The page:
When Can My Puppy Go Outside After Vaccination?
You’ve brought home your new furry bundle of joy, taken him for his first health check and possibly his first or second round of vaccinations. Everything is new and you may have questions – a very common one being “when can my puppy go outside after vaccination?”
Bringing home a new puppy is can be a really exciting (and stressful) time for the whole family. There’s a lot you will need to adjust to, as well as new routines to digest and appointments to keep.
You’re probably keen to show off your new addition to friends and family, and have him join you on outdoor adventures – but it’s important to know when it’s safe for your puppy to go outside and what the risks are.
What Age Do Puppies Get Their Jags?
Puppies need two initial sets of vaccinations – one round at eight weeks of age and another at ten. Your vet will be able to advise you on the best timings – it’s best to take along all of your puppy’s paperwork that you received from his breeder at the time of purchase. This will detail your pup’s exact age and whether any vaccinations were performed by the breeder.
Bear in mind that after the initial round of vaccinations your pup will need a booster jag at 6 or 12 months of age.
When can my Puppy Go Outside After Vaccination?
After your pup’s second round of initial vaccinations, he will be able to go out for walks with you one week later. Although it’s tempting to take him out earlier, it is incredibly important to listen to your vet’s advice. Vaccinations are vital for helping your pup avoid infectious diseases by forming a resistance to viruses, but they take a little while to work properly. If you take your pup for a walk before one week from his second vaccination, you run the risk of exposing him to a dangerous virus that he will not yet be equipped to deal with.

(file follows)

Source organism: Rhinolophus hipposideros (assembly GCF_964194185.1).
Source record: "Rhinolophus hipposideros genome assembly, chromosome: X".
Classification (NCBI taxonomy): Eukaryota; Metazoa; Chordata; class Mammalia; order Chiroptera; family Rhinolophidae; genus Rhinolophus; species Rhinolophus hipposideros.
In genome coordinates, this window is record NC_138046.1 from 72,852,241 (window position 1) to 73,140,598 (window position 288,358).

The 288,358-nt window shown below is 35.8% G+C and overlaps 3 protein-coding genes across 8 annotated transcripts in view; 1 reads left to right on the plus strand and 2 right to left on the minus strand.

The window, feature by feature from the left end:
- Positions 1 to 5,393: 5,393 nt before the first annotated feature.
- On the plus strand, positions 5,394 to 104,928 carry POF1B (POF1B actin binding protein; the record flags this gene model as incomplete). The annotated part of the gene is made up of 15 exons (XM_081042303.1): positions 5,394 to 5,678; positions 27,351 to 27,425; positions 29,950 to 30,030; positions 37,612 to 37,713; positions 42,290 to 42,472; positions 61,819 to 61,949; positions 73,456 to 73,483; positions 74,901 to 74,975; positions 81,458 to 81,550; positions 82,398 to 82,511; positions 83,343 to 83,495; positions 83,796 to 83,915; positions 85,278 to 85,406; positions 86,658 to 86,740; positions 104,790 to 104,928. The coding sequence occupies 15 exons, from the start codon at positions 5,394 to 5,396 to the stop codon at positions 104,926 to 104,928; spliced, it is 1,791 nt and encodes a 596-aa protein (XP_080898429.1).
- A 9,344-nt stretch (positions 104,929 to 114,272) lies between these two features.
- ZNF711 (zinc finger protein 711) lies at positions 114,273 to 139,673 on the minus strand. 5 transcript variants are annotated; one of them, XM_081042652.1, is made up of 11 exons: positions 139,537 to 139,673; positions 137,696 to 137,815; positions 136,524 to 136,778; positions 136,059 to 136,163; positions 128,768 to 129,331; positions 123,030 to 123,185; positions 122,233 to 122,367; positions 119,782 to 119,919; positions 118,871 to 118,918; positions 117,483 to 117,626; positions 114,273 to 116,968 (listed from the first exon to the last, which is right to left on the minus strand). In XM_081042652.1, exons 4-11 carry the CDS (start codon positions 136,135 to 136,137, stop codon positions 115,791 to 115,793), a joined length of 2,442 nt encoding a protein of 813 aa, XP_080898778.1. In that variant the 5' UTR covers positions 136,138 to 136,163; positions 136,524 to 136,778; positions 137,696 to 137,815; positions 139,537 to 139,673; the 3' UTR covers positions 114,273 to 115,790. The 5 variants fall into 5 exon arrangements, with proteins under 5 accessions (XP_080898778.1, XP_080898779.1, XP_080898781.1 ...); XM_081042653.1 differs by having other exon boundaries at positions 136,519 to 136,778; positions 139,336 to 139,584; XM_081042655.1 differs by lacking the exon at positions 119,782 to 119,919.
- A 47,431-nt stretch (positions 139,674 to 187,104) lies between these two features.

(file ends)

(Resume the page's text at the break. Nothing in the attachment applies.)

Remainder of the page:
The only way to make sure your puppy gets the best start in life is to make sure he receives his vaccinations on time and that you avoid taking him out in public until one week has passed from his second vaccination.
What Is The Risk If I Take My Puppy Out Too Early?
Although it might seem harmless to let your pup go out for a walk early, doing so before he’s had a chance to build his immunity exposes him to all kinds of dangerous viruses and potentially life-threatening illnesses.
The vaccinations your puppy receives at eight and ten weeks protects against viruses like Canine Parvovirus, Parainfluenza and Canine Distemper, as well as bacterial infections such as Leptospirosis.
Parvovirus is an extremely dangerous and highly contagious virus that can attack a dog’s intestinal lining, stopping them from being able to digest food properly. In many cases, Parvovirus is fatal, especially for puppies who aren’t strong enough to fight the infection. Parainfluenza is a respiratory virus that can lead to kennel cough, and Canine Distemper can infect the central nervous system, leading to seizures and is also potentially fatal.
These illnesses are avoidable if the proper precautions are taken, but unfortunately, every year dogs arrive in veterinary practices throughout the UK with illnesses related to these viruses. That’s why it is so important to make sure your puppy is vaccinated and that you give those vaccinations the proper time to work.